The Inquisition Tribunal
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The Inquisition Tribunal, also known as The Court of the Inquisition or The Inquisition Scene (Spanish: Escena de Inquisición ), is an 18x29 inch oil-on-panel painting produced by the Spanish artist Francisco Goya between 1812 and 1819. The painting belongs to a series which also includes The Bullfight, The Madhouse and A Procession of Flagellants, all showing some of the most terrible aspects of 19th-century Spanish life and reflecting customs which liberals (of whom Goya was then one) wished to reform but whose reform was opposed by the absolutist policy of Ferdinand VII of Spain.
The painting depicts an auto-da-fé (Spanish, "act of faith") by a tribunal of the Spanish Inquisition, being held inside a church. The four accused people are wearing tall, pointed coroza (a three-foot tall pointed dunce cap) on their heads and clad in sambenitos describing their offences. Ringed around the accused are the clerics and Inquisitors and farther back a sea of invited guests fill the church interior, witnessing the drama. Every figure in the foreground is in the light, individualised and well-characterised, whereas the background is occupied by an anonymous mass of people shut in by darkness and a claustrophobic Gothic architecture.
The Spanish Inquisition was established in 1478 to keep Catholic orthodoxy. The first auto da fé took place in Seville in 1481, when six conversos (Jews forcibly converted to Christianity) were burnt at the stake. In Goya's lifetime he would have been quite aware of the history and strong influence that the church held on Spanish society. Though the Inquisition was winding down it was not until 1834 that it was officially ended. Goya sketched, painted and printed many scenes showing the barbarity and cruelty of the Spanish Inquisition and of the turbulent, warring, times in which he lived.
The auto da fé
The auto da fé, like the one shown in the Inquisition Tribunal, was used to publicly shame and break an accused heretic.The victim had often been tortured beforehand until they confessed to the crimes of which they had been accused. The accuser(s) and witnesses against the "heretic" were kept secret from the accused until the public shaming.
The attire that the accused was forced to wear during the auto da fé more often than not signified the crime and punishment. For instance, if a victim was to be burnt at the stake, the sleeveless vest known as sambenito had flames emblazoned on it against a black background. Often these garments also noted the victim’s name, social status, supposed crime against the Church, and the date of conviction. The victim was made to wear a coroza, which was also decorated with details of the alleged crime or sins, as well an inscription of the punishment that was to be meted out to the accused.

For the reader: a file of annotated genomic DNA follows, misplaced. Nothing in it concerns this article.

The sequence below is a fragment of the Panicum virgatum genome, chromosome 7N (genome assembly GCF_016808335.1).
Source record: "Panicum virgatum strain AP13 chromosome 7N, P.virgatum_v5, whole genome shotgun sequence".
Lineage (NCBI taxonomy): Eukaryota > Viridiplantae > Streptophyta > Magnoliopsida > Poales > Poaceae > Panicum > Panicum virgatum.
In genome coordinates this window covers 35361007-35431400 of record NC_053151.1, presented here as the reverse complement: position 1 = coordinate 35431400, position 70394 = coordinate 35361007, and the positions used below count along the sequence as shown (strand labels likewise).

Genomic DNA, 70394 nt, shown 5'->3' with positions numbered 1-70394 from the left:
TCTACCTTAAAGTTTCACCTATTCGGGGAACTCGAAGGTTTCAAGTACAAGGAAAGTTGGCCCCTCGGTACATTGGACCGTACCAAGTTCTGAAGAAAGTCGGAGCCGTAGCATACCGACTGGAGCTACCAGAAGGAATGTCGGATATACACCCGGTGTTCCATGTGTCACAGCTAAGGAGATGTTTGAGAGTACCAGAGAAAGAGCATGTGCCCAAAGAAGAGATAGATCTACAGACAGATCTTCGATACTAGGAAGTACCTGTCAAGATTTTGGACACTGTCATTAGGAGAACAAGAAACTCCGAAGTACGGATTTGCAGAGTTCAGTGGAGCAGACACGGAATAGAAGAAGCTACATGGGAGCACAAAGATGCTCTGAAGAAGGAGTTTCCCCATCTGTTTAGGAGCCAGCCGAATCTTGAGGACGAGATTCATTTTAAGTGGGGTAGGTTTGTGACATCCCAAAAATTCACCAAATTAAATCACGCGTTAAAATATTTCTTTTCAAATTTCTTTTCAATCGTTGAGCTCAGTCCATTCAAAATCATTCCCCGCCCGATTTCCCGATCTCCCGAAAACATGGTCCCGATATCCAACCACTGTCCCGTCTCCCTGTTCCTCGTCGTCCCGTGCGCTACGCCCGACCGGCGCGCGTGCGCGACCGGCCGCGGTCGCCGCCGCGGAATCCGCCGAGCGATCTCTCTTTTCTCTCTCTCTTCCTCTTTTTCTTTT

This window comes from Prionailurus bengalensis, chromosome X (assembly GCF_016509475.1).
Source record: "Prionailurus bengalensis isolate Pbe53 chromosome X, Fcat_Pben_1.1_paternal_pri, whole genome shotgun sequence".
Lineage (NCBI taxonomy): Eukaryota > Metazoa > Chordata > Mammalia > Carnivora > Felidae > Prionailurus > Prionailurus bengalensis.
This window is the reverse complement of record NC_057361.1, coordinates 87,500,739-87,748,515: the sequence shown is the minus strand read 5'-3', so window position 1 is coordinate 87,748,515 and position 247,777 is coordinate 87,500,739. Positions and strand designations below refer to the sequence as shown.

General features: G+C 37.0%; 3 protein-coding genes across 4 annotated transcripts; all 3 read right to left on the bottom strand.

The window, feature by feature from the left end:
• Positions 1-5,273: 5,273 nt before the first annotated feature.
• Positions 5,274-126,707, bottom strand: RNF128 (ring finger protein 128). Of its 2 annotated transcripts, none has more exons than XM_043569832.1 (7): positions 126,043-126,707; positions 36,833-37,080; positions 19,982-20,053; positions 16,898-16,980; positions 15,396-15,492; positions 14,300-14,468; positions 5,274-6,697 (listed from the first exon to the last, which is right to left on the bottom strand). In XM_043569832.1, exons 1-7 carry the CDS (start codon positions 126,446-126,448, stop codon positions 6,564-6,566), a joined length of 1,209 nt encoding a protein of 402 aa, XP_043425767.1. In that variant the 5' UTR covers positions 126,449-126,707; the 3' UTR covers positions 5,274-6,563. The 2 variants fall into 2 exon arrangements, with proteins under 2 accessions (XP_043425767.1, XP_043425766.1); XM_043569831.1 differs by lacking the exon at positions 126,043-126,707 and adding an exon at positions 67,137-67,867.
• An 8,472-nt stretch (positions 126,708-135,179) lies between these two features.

Born in 1746, Goya moved from his home town Saragossa to Madrid in 1775. He became a cartoon painter in the royal tapestry factory and his work was brought to the attention of the Spanish royalty. He was appointed court painter in 1789. Goya went deaf in 1792 because of the poisonous component in the paints he was using. Long before he painted The Inquisition Tribunal, in 1783, he made a portrait of Don Manuel Osorio Manrique de Zúñiga aged six, who later became a cardinal at the age of twenty three and ended the notorious Spanish Inquisition.
By the time period in which this painting was most likely completed, Goya was long finished with painting pretty pictures in the rococo style. No longer were his artworks decorations but strong essays on the turmoil and raw emotion of man’s inhumanity to man. Each of the paintings in this series is marked by an instance of cruelty, here in the Inquisition Tribunal, the threat of being burned at the stake, symbolised by the pointed hats worn by the accused. A Procession of Flagellants another one of Goya's art works in this series shows the presence of cruelty and the use of symbolism, where blood is seen flowing out onto the white garment of figures. Its size is 46cm x 73cm (18Inches x 29Inches). It is an oil on panel. One of the most famous of Goya's paintings, The Clothed Maja, shows the titillating gaze and seductive attire of a young woman, which "upset the ecclesiastical authorities", the Spanish Church.
- BozaL, Valeriano, Francisco Goya, vida y obra, Madrid, Tf, 2005, 2 vols. (Aficiones, 5-6), vol. 2, pages 170-171. ISBN 978-84-96209-39-8. (Spanish)
- Stearns, Monroe, Goya and His Times, New York, Franklin Watts, Inc, 1966, pages 29 and 140.
- Hughes, Robert. "Goya". New York: Alfred A. Knopf, 2003. Print. pages 335-336.
- Voorhies, James, "Francisco de Goya (1746-1828) and the Spanish enlightenment" The Metropolitan Museum of Art. Web. 22 March 2014.
- Tomlinson, Janis. From El Greco to Goya. New York. Harry N. Abrams, Inc. 1997. Print. Pages 14, 15, 18 and 19.
- Auto de fe de la Inquisición on Artehistoria.com (Spanish)
- Goya en el Museo de la Academia at the Real Academia de Bellas Artes de San Fernando (Spanish)
- Giles Tremlett. "Revealed: the unseen Goya painting of the boy who halted the Spanish Inquisition" The Guardian. December 19, 2006.
- "Robert Hughes on Goya: Crazy like a Genius" BBC Four. March 2002.